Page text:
Musculoskeletal Injury Risks in Training

By Kentucky Equine Research Staff · February 7, 2011

Like human athletes, horses must stay in a regular program of physical activity and training in order to perform the work expected of them. To avoid injury, such a program must begin with short periods of gentle exercise and build slowly toward longer periods of more strenuous exercise. After the desired level of fitness is achieved, the horse must continue exercising to avoid losing this hard-won conditioning of the musculoskeletal, respiratory, and cardiovascular systems.

Training to race involves one of the most demanding equine exercise schedules. Musculoskeletal injuries are quite common among racehorses in training. A study conducted in New Zealand investigated factors—track surface, age, gender, race distance, season, training intensity, nutrition, and others— that influenced the risk of lower limb injuries to Thoroughbreds training and racing in that country.

For this study, information was collected monthly from 20 licensed Thoroughbred trainers over a period of 34 months. Training intensity was classified as 1) resting (not training for seven or more days); 2) walk or trot; 3) activity up to but not exceeding canter; 4) fast work but no racing; and 5) started in at least one race since the last data collection. A “training preparation” was defined as a period of time beginning when a horse entered or returned to work and ending when the horse was rested for at least seven days. Horses might have one or more training preparations during the study.

Data reduction produced several populations. The first was made up of 459 horses that sustained lower limb injuries while in a preparation, and was called the Training dataset. The second was a subset made up of those horses that had started in at least one race during the preparation that ended with a musculoskeletal injury. This set was called the Starting dataset. Control sets were made up of all preparation periods for horses that did not sustain musculoskeletal injuries; there were 2181 noninjury Training preparations and 1639 noninjury Starting preparations.

Results showed that horses five years of age and older were at somewhat more risk of injury than were two-year-olds. Horses in their third or later preparation had a lower risk than horses in their first preparation. In the Training set, risk of injury was lower in preparations of longer than 20 weeks compared to shorter preparations. As to length of racing distance, increasing cumulative distances were first associated with a reduction in risk of injury, then leveled out, and then were associated with an increased risk of injury as distances continued to increase. There was also an increased risk of injury among horses for which trials made up more than 20% of starts. Trials are defined as training runs under racing conditions, usually against other horses, for the purpose of educating horses or riders or as a means of gaining preference to start in a public race. A significant variation of risk among different trainers was found.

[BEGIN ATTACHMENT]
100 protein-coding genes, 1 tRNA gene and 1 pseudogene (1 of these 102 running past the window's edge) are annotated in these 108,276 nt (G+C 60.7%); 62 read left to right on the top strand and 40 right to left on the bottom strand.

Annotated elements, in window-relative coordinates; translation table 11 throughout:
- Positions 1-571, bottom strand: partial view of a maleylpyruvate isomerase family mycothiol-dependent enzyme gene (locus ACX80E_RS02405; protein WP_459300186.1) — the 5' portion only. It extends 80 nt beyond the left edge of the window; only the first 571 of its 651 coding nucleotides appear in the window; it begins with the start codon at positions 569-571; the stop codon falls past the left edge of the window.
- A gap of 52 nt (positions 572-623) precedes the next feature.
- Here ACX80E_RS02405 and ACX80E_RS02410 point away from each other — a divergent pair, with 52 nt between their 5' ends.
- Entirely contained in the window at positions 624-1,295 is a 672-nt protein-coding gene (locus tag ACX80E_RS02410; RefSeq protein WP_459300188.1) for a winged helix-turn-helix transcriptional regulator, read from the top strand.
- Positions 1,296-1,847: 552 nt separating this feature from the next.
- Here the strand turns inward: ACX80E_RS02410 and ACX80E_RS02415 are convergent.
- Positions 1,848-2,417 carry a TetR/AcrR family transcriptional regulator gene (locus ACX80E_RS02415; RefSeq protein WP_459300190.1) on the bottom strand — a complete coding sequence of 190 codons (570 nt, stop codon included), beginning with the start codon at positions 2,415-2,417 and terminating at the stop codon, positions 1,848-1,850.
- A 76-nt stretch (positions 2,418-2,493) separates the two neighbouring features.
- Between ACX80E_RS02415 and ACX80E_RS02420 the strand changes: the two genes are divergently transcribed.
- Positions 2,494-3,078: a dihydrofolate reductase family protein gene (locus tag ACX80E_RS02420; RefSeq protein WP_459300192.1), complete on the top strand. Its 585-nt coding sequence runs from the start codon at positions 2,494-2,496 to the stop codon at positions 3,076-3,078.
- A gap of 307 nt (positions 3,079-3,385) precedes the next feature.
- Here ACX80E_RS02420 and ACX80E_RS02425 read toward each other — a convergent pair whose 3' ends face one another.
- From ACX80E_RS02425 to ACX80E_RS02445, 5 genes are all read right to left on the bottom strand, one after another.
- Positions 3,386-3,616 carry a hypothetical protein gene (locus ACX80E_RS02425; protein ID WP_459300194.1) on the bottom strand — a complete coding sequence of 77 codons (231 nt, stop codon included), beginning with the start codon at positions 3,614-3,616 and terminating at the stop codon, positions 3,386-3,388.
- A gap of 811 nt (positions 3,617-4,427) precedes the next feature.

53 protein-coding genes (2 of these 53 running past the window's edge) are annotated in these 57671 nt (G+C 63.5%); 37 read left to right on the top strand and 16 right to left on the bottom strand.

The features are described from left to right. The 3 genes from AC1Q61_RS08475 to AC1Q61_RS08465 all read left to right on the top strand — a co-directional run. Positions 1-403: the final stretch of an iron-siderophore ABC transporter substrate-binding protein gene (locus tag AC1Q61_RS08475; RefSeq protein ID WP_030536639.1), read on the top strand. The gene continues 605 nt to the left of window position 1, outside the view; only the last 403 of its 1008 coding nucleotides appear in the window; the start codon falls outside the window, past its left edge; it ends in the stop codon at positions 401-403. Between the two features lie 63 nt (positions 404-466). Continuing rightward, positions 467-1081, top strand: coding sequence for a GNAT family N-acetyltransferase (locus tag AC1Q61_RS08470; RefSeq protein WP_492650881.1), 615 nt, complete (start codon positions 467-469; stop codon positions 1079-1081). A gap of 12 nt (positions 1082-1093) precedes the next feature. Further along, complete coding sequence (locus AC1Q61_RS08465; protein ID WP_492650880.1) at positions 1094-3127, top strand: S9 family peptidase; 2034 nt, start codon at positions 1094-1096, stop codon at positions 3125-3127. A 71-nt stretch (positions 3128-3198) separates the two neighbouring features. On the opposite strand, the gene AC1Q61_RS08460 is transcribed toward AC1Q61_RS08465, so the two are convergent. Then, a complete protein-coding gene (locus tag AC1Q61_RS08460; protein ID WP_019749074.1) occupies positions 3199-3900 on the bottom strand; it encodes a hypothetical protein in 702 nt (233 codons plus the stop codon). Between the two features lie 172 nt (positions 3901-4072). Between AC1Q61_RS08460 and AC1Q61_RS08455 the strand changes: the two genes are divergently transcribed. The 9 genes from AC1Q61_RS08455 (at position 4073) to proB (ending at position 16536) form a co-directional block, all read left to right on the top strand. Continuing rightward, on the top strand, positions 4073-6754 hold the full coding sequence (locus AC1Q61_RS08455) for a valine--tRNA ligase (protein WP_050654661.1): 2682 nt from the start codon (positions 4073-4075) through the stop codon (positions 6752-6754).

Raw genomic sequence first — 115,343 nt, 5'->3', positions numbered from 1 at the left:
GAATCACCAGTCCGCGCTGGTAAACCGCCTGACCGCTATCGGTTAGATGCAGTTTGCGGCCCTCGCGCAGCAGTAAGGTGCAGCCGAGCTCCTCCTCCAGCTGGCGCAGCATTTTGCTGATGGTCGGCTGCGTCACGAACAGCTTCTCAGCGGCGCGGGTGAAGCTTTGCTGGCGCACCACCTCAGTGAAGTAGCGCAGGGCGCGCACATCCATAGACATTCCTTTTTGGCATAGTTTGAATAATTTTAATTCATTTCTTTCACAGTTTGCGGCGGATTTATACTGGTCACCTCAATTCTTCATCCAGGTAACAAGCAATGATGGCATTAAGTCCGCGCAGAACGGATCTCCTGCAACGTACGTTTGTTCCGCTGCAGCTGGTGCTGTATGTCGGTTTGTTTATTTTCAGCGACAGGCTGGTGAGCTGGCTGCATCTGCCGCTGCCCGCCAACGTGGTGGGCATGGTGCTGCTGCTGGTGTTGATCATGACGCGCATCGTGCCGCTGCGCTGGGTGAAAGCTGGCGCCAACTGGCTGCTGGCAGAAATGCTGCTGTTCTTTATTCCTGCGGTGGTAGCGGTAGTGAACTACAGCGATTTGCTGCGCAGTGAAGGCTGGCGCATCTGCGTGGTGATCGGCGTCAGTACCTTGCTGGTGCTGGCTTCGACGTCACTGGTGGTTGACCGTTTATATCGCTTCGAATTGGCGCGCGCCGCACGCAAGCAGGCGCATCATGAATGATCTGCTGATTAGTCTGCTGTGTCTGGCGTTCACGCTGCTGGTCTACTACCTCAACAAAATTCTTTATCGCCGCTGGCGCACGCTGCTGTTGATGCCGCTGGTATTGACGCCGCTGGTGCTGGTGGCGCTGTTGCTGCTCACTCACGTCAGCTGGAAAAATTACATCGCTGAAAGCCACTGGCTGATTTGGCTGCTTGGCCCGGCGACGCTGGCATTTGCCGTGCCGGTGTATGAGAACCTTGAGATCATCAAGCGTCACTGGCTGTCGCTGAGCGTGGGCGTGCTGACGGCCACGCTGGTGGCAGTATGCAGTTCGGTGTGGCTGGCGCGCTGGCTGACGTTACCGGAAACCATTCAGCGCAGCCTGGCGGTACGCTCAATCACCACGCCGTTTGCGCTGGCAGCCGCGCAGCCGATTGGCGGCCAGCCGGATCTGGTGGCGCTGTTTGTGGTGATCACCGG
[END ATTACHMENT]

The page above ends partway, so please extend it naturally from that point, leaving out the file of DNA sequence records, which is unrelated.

Many factors influence lower limb injuries in racehorses as they begin and continue their training and racing careers. While it is difficult to evaluate the effect of any particular factor while excluding all others, the theory has been advanced that visible injury is often due to the accumulation of mild to moderate damage over time at a rate that exceeds the healing capacity of the affected tissues. This theory is supported by the conclusions of this study, in which more injuries occurred to older horses and those that raced at the longest distances. While injuries were fewer in those horses that spent the most time training between races, this could be due to a more gradual increase in work, allowing the horse to adapt to exercise and to heal minor injuries before they led to visible lameness.

A conclusion reached by the investigators was that the risk of specific injuries could be age-dependent. For example, shin soreness was seen more commonly in younger racehorses, while tendon and ligament injuries were more common in older horses. This age-associated risk might be due to a decrease in healing or adaptive capacity in musculoskeletal structures as horses age. This type of decrease has been documented in previous research for tendons and ligaments.

Relatively few pleasure or performance horses need to be conditioned to the level of racehorses, but the knowledge uncovered by this study could be applied even to horses that will never be asked to run at top speed for a mile or more. By starting with gentle exercise, increasing demands slowly, and avoiding performance beyond the current level of fitness, owners have the best chance of keeping their horses injury-free.

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